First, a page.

“Bring Peace to Earth Again,” the hymn we just sang, was written in a collaboration between two people. The music was written by Perry Nelson, who some of you may remember as our own organist and musician here at Epiphany.
The writer of the text for the hymn was a man named Herman Stuempfle, a pastor and professor at the Lutheran Seminary in Gettysburg.
Perry Nelson had attended a lecture in 1995 at Gettysburg and the two men met. Subsequently, Pastor Price and Perry Nelson invited Stuempfle to Epiphany to preach and to participate in a festival of his hymns, and at the end of that gathering he gave the lyric of this hymn to Perry Nelson to see if he could write a tune, which he did.
Stuempfle said he was moved to write the lyrics of the hymn because of the state of the world at the time – particularly, the ethnic cleansing in the Balkans and the aftermath of the Oklahoma City Bombing, which had only just happened.
The hymn they wrote together is a plea for God to have mercy and bring peace to earth again, and dare I say, that 23 years later it speaks to us and through us, even more vividly than when it was written.
Back in 1995, I don’t believe we could have ever have imagined the school shootings to come. Today our country continues fighting the War in Afghanistan, which is the longest war in American history, with no end in sight. The epidemic of men and women who are losing their life to drug abuse is ongoing. The death toll rises in California where loved ones are lost, and the elderly were unable to run to safety, and whole families have been erased from the earth.
We still cry out for peace.
It can feel like things are unraveling, collapsing, and that the end of the world is on its way, but as real as that feels, we are aware that every generation has felt this way. Jesus calls them birth pangs. And while the immediacy of the moment in which we live seems more urgent than the secondhand account of someone else’s experience in previous times, the contractions of these birth pangs have been felt in every generation…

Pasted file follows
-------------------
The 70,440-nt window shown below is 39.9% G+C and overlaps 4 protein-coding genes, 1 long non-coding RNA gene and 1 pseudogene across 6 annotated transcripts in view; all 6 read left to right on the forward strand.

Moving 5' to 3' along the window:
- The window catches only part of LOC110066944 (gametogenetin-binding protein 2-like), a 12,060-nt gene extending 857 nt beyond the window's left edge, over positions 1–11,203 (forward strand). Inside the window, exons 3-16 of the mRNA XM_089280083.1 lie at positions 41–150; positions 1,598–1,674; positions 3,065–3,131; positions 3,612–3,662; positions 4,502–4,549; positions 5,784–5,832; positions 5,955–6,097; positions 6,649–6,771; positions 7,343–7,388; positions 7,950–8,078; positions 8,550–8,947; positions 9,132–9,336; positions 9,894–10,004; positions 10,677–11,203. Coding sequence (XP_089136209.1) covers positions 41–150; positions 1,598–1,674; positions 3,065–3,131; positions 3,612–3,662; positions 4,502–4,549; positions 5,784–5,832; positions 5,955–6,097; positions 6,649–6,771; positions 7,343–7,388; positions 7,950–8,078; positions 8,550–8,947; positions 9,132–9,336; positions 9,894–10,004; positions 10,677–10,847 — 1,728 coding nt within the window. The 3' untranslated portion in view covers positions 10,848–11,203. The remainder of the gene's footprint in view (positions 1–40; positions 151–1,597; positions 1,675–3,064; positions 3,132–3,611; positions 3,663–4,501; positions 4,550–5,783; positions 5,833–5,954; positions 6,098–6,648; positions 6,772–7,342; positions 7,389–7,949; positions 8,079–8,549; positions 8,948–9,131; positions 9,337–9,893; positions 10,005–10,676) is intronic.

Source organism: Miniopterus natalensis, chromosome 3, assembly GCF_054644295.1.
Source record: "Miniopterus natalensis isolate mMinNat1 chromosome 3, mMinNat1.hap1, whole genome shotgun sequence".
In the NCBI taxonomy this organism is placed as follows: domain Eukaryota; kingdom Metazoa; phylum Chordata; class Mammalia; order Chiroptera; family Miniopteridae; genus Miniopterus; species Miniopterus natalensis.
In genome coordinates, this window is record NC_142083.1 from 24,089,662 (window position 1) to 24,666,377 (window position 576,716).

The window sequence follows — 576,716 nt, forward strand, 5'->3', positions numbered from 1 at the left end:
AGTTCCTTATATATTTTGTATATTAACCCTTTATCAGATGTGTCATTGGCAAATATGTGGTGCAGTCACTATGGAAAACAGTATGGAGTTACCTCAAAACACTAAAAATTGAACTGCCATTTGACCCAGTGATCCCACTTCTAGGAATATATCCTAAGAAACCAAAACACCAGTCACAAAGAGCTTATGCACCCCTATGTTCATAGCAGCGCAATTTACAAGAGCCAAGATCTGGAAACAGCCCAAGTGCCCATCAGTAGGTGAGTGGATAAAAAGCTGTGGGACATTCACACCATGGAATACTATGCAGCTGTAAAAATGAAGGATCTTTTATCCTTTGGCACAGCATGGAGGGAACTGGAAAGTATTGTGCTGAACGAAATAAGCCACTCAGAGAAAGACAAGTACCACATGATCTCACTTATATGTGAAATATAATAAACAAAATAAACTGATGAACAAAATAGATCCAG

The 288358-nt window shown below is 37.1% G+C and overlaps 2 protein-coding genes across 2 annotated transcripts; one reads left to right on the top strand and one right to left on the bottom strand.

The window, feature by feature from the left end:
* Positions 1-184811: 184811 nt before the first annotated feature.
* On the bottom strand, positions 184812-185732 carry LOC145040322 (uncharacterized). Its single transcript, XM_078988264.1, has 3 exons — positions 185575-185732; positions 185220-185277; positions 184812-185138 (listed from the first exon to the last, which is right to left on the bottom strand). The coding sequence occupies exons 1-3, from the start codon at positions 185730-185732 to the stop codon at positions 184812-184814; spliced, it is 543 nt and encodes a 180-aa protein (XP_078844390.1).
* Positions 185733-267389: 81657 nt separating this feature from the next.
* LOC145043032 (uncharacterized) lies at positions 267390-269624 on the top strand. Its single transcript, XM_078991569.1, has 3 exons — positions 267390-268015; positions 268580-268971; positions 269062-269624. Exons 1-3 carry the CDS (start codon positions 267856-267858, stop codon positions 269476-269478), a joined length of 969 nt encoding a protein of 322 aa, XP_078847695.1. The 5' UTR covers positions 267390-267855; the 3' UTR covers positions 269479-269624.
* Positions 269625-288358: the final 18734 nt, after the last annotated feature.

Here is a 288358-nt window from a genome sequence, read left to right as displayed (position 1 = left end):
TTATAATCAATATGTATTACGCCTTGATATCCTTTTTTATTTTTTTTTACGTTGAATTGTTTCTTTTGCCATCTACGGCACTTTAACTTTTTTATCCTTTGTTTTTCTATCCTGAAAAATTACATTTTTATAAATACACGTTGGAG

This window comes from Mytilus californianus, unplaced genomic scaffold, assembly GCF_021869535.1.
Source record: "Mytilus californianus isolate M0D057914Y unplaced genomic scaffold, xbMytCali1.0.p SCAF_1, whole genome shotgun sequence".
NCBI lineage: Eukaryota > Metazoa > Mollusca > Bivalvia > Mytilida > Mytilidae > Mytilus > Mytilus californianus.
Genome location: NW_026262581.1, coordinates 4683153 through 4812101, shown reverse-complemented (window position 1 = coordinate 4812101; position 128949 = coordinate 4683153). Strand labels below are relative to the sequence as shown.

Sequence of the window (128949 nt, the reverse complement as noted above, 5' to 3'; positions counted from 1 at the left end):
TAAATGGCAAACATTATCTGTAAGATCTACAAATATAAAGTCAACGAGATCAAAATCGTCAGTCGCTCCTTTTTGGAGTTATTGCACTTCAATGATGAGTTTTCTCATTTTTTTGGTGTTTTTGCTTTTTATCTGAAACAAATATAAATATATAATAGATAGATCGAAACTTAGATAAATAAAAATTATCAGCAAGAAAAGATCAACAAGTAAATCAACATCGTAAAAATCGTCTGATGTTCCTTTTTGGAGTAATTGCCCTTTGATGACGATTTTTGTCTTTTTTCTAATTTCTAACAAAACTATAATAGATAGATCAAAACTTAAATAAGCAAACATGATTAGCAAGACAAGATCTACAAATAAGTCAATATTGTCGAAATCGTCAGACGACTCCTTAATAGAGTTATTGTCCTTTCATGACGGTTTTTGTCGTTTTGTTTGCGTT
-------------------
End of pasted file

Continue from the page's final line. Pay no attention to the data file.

Truly, it must have felt like nothing less than the end of the world to faithful Hebrews on the day the temple was destroyed. Jennike Duignam has illustrated what it may have looked like: collapsing columns and falling stones and debris. This is the picture Jesus paints for his disciples as they walk out of the temple – that one day the stones of this great place of worship would be thrown down.
This would have seemed like the end of the world for these disciples. This is the place where they had come to worship all their lives, the place where their parents had come to worship all their lives, the place where their grandparents had come to worship all their lives, the place that housed the tablets of the ten commandments, the ark of the covenant, the memories of God’s deliverance of their people and the hope of their connection with God. It would have seemed like the end of the world to imagine it in a heap of rubble.
But walking out of the temple, a disciple observes that the temple is made of truly large stones, prompting Jesus to predict they will all be thrown down, and that idea rattles around in these disciples heads as they walk together out of the city gate, as they hike through the Kidron Valley, and as they sit down together on the Mount of Olives. From this vista on the Mount of Olives they can look back at this temple gleaming in the sunlight and try to imagine the land without its largest structure, and they get up the courage to ask when this will happen and how they will know.
And Jesus extends and expands his assertion, and begins to tell them about and the birth pangs that will come – wars and rumors of war, nations rising against nations, the earth crying out in seismic despair, leaving people hungry and in need…
Well this – just what Jesus said would happen – is happening all around us…and it is happening in our own lives…
We die little deaths every day: We experience a sickness that brings a new normal and the end to life as we knew it. Or we go through a divorce and the subsequent new living arrangements. Or we experience the death of a loved one that brings terrible loneliness. Or we experience the end of a pregnancy and the hope of a child turns to grief. Or, we just don’t make the team. We don’t get the internship. Or we lose our job.
All these little deaths are the end of worlds.
But in all this turmoil, when we are vulnerable, Jesus says, “Beware that no one leads you astray.”
When all this turmoil and chaos is happening all around us, Jesus wants to be the one to lead us. He wants to teach us. He wants to shepherd us. He wants to be with us in all the joys and celebrations this life has to offer and he wants to lead us through all the deaths of our life.